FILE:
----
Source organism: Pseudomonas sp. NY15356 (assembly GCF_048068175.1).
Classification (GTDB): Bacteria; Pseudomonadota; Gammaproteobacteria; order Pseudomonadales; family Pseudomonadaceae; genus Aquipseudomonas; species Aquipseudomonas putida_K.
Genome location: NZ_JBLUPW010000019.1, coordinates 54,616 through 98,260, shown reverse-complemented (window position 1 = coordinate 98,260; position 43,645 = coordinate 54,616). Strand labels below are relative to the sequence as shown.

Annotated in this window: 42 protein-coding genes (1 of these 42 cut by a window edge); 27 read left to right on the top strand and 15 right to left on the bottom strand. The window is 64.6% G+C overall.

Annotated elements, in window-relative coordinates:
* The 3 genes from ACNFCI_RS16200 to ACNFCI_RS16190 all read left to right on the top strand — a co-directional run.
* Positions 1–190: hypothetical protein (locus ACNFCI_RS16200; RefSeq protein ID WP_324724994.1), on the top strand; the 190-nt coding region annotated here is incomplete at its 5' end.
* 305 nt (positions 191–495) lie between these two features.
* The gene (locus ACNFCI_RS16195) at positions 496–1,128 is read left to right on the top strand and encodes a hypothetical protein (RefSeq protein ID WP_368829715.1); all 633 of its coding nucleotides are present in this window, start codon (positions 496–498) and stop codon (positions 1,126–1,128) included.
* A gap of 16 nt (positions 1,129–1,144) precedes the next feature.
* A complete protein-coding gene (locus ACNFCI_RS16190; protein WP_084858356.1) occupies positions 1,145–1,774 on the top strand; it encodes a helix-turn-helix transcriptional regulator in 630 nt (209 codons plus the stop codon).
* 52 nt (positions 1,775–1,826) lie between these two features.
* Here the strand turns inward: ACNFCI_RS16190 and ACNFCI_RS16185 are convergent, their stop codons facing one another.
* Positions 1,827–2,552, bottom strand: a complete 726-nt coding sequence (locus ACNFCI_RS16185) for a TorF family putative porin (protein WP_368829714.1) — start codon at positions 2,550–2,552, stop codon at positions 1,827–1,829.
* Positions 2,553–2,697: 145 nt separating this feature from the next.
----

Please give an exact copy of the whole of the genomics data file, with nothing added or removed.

Source organism: Pseudomonas sp. NY15356 (assembly GCF_048068175.1).
Classification (GTDB): Bacteria; Pseudomonadota; Gammaproteobacteria; order Pseudomonadales; family Pseudomonadaceae; genus Aquipseudomonas; species Aquipseudomonas putida_K.
Genome location: NZ_JBLUPW010000019.1, coordinates 54,616 through 98,260, shown reverse-complemented (window position 1 = coordinate 98,260; position 43,645 = coordinate 54,616). Strand labels below are relative to the sequence as shown.

Annotated in this window: 42 protein-coding genes (1 of these 42 cut by a window edge); 27 read left to right on the top strand and 15 right to left on the bottom strand. The window is 64.6% G+C overall.

Annotated elements, in window-relative coordinates:
* The 3 genes from ACNFCI_RS16200 to ACNFCI_RS16190 all read left to right on the top strand — a co-directional run.
* Positions 1–190: hypothetical protein (locus ACNFCI_RS16200; RefSeq protein ID WP_324724994.1), on the top strand; the 190-nt coding region annotated here is incomplete at its 5' end.
* 305 nt (positions 191–495) lie between these two features.
* The gene (locus ACNFCI_RS16195) at positions 496–1,128 is read left to right on the top strand and encodes a hypothetical protein (RefSeq protein ID WP_368829715.1); all 633 of its coding nucleotides are present in this window, start codon (positions 496–498) and stop codon (positions 1,126–1,128) included.
* A gap of 16 nt (positions 1,129–1,144) precedes the next feature.
* A complete protein-coding gene (locus ACNFCI_RS16190; protein WP_084858356.1) occupies positions 1,145–1,774 on the top strand; it encodes a helix-turn-helix transcriptional regulator in 630 nt (209 codons plus the stop codon).
* 52 nt (positions 1,775–1,826) lie between these two features.
* Here the strand turns inward: ACNFCI_RS16190 and ACNFCI_RS16185 are convergent, their stop codons facing one another.
* Positions 1,827–2,552, bottom strand: a complete 726-nt coding sequence (locus ACNFCI_RS16185) for a TorF family putative porin (protein WP_368829714.1) — start codon at positions 2,550–2,552, stop codon at positions 1,827–1,829.
* Positions 2,553–2,697: 145 nt separating this feature from the next.